By Sooraj Shah @ BlackSwan Technologies
New advances coupled with banks aiming to better comply with regulations and compete with rivals, has meant investment in banking software and AI is booming
It has been a decade since co-founder of venture capital firm Andreessen Horowitz, Marc Andreessen famously said “software is eating the world.” He emphasised, back in 2011, that the technology to transform industries through software was finally available, and being delivered at a global scale.
In the prevailing years, he was proven right; the banking industry in particular – which in the past had been labelled as slow-moving, risk-averse and too complex to digitally transform – has made huge strides as a result of pervasive software. Some firms, such as Standard Chartered Bank, are even taking a cloud-first approach to financial services – and updating systems to cloud-compatible or cloud-native alternatives to ensure the business can run services in an scalable and seamless fashion.
It’s no wonder that the global core banking software market size is projected to reach $34.48 billion by 2028, exhibiting a CAGR of 18% during the forecast period, according to a Fortune Business Insights report titled Core Banking Software Market, 2021-2028. The report suggested that the value of the market stood at $9.4bn in 2020.
Meanwhile, the cloud-first approach exhibited by Standard Chartered Bank, and the increase in reliance on an underlying cloud computing infrastructure will see the global cloud computing market size reach $791.48 billion by 2028 across all industries, with a CAGR of 17.9% during the forecast period, according to another report by Fortune Business Insights.
So what does this mean? Core banking software and the underlying cloud infrastructure that enables this software to work are mission-critical investments that banks are making now as they undergo digital transformation.
Enter: Artificial Intelligence
The technology industry does not stand still, and since Andreessen’s words all those years ago, there has been one key factor which has changed the software landscape: artificial intelligence.
Since 2011, there has been an increase in computing power and training data for AI algorithms, while previous technology bottlenecks around accuracy have been overcome and the costs for cloud storage and computing are more affordable. This has led to the likes of cognitive computing, natural language processing, machine learning and knowledge graphs all being embedded into software, making it even more powerful than what came before. McKinsey estimates that AI technologies could potentially deliver up to $1 trillion of additional value each year
The developments in AI in particular, are having an impact in different areas of the financial services sector. For instance, one of the huge current challenges for firms is in tackling fraud. Fraud is estimated to cost the financial industry $80 billion a year. But the developments in AI mean that banks are able to better investigate, detect, mitigate and prevent fraudulent transactions.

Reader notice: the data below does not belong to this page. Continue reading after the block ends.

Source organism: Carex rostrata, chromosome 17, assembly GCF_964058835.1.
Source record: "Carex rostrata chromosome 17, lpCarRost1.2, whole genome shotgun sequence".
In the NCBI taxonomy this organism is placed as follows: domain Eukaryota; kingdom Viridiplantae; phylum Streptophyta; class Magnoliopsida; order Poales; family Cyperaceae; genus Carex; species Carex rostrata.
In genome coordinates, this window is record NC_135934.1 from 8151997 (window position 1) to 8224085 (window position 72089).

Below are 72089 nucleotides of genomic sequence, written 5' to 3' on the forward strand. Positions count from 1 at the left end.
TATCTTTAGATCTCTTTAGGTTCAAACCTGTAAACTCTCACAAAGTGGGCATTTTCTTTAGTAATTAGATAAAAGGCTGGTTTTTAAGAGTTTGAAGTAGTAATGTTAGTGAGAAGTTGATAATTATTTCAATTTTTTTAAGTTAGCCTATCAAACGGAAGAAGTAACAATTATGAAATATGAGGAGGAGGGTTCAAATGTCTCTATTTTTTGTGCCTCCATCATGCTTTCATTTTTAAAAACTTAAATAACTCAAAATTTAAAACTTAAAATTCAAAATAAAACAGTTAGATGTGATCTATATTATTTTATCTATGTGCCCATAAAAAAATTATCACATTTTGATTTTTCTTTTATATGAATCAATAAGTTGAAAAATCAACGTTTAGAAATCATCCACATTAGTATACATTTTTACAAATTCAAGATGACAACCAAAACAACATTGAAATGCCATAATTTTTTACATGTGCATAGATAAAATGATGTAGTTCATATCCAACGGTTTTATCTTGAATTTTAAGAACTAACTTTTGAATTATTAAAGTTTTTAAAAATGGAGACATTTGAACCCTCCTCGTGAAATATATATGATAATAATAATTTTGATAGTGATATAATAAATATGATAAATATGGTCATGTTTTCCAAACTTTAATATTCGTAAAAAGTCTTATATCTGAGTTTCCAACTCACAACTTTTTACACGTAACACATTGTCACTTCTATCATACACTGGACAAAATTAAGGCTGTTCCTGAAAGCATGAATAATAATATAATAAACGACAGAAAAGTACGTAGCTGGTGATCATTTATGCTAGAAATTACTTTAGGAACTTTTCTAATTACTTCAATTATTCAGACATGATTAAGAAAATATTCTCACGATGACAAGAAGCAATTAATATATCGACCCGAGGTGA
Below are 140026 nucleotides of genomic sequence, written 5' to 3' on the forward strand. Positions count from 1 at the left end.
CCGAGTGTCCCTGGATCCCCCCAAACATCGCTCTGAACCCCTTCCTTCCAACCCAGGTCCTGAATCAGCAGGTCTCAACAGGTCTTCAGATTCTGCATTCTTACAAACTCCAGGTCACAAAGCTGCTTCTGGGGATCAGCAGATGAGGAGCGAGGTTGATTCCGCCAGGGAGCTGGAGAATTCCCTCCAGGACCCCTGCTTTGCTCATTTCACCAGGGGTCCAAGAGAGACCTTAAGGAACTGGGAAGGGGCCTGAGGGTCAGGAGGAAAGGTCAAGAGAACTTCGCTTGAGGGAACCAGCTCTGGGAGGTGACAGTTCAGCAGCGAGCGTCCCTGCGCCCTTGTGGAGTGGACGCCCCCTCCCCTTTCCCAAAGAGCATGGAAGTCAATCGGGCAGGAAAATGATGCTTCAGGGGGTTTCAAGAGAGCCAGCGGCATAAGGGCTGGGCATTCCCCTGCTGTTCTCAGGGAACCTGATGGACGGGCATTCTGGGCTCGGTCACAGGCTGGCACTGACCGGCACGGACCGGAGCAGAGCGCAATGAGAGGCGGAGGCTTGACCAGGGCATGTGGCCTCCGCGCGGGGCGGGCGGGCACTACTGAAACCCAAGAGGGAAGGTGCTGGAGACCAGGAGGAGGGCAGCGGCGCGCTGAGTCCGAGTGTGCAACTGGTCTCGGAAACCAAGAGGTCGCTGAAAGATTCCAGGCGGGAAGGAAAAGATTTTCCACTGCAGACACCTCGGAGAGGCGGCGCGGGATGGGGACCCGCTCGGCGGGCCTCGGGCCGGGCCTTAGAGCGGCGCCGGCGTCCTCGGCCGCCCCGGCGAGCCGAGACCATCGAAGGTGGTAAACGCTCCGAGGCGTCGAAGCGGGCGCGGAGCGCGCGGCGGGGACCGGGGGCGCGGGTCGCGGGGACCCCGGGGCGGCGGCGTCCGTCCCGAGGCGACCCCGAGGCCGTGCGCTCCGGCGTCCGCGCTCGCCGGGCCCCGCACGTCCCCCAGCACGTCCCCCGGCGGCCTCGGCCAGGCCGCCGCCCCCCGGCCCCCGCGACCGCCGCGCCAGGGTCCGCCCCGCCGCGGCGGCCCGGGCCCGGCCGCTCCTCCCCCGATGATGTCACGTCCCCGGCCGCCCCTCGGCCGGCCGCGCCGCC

The rising risk of financial crimes and fraudulent transactions, arising from factors such as the vulnerabilities inherent to digitisation and automation, is compelling financial institutions to employ technologies such as machine learning for identifying suspicious transactions on a real-time basis
A report by Grand View Research
“As a result, various companies are making efforts to deploy machine learning capabilities in anti money laundering solutions,” Grand View Research added. It estimates that as a result of these technological developments, the anti-money laundering (AML) market is expected to reach $3.19 billion by 2028.
This is just one example of how software with AI capabilities is making an impact in banking; with the capabilities also helping firms to improve their overall compliance with advanced methods used for KYC, transaction monitoring and screening.
AI is proving to be beneficial for banks
BlackSwan Technologies’ flagship product ELEMENT™ is trusted by the world’s leading banks, including one of them projecting $50m in annual economic benefit with full implementation. ELEMENT is an AI Operating System for the enterprise, which combines robust leading-edge capabilities in artificial intelligence, cognitive computing and big data. It enables organisations to automatically infer insights, strengthen team decision-making abilities and enhance operational efficiencies. ELEMENT is based on vendor-independent infrastructure, allowing for the integration and parallel operation of existing data and technology assets. It is a cloud-agnostic solution, engineered to deliver the fastest time to market, military-grade security, and unlimited scalability, with low cost of ownership and minimal CAPEX.
ELEMENT™ of Compliance is one of the many applications available off-the-shelf. It is a customised version of ELEMENT and is extensively used by financial institutions to accelerate and innovate how they prevent, detect, and investigate fraudulent activity and money laundering. It is implemented as a complete end-to-end compliance system or augments the organisation’s existing platforms to tackle the latest and most difficult fraud schemes using cognitive computing.
Other ELEMENT applications available off the shelf include Market Intelligence, Marketing/Personalisation, Risk, E-Discovery and Insurance. Go to BlackSwan Technologies website to Read more.
Sooraj Shah is a Content Director at BlackSwan Technologies. He has a decade of experience in writing business technology content for global publishers and technology vendors, specializing in Digital Transformation and CIO priorities.
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